Ethical apparel

Sustainability is the hottest new trend in fashion

Jacqui Griffiths
18 November 2014

3 min read

Fashion brands are finding that a sustainable supply chain is not only good for people and the environment – it’s also a business essential when dealing with today’s well-informed consumer. Ensuring sustainability progress requires continuous vigilance, a shared industry commitment and sophisticated systems for tracking the supply chain’s activities.

Fashion businesses are used to facing the pressure of fast-changing consumer demand for their products. But increasingly, with unprecedented access to information about brands’ operations and media coverage of events such as those in Bangladesh – the Dhaka factory fire of 2012 and Rana Plaza factory collapse in 2013 – consumers also are scrutinizing the fashion supply chain. 

“Growing consumer demand for higher social and environmental standards across the board has increased the need for supply chain transparency in the United States and in Europe, affecting the textile and garment industry in the process,” said Maximilian Martin, founder of Impact Economy, a Switzerland- based impact investing and strategy firm with operations in North and South America. “Trends such as the rise of Asia (as a manufacturing hub for fashion), fast fashion and increased transparency of supply chains are raising the bar for better social and environmental performance.”


Ensuring sustainability is a multifaceted challenge for apparel brands. They need to know how every stage of the supply chain might impact individuals, communities and the environment so they can avoid negative consumer backlash against their products.

“Global supply chains are highly challenging for companies committed to trading ethically,” said Esme Gibbins, head of media and communications at the Ethical Trading Initiative (ETI), a global alliance of companies, trade unions and non-governmental organizations that promotes respect for workers’ rights. “For example, the labor rights issues that exist in many supply chains are often deep-rooted, widespread and incredibly complex for any apparel brand or retailer to tackle on its own.”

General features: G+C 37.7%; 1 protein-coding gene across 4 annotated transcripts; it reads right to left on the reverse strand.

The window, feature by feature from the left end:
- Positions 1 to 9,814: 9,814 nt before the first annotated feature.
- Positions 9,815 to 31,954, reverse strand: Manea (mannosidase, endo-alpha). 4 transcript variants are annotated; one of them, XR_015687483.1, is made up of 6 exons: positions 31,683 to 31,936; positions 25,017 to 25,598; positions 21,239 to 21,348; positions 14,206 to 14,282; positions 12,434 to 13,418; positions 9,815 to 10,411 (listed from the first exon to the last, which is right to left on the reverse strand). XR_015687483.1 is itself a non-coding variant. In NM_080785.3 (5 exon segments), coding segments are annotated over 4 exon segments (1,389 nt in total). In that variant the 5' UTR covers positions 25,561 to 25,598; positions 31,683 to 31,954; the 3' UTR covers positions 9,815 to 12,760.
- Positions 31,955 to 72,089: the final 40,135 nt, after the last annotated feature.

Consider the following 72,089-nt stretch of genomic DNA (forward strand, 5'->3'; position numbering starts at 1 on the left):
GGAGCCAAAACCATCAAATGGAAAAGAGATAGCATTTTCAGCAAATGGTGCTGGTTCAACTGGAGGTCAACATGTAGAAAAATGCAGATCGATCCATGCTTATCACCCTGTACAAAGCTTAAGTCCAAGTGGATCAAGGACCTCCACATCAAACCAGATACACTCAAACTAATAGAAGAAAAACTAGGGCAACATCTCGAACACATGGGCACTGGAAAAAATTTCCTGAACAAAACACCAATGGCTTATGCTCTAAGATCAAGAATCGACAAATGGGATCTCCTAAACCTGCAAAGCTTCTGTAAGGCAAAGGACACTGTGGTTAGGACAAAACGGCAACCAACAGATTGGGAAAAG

Sustainability requires transparency at every level of the fashion supply chain. (Image © Inditex)


Leading brands are working toward sustainability with help from the tools and voluntary codes of conduct provided by organizations like the ETI, Sustainable Apparel Coalition and Solidaridad. “Ethical trade is about working with other companies and stakeholders to help drive long-lasting improvements, and sharing your progress,” Gibbins said.

For example, with the launch of its Plan A 2020, UK-based fashion retailer Marks & Spencer has extended its sustainable business plan across its operations worldwide. In addition to their individual sustainability commitments, Swedish fashion retailer H&M and Inditex, the Spanish fashion group behind Zara, have jointly committed to improve factory safety conditions and to eliminate endangered-forest fibers from their rayon and viscose clothing.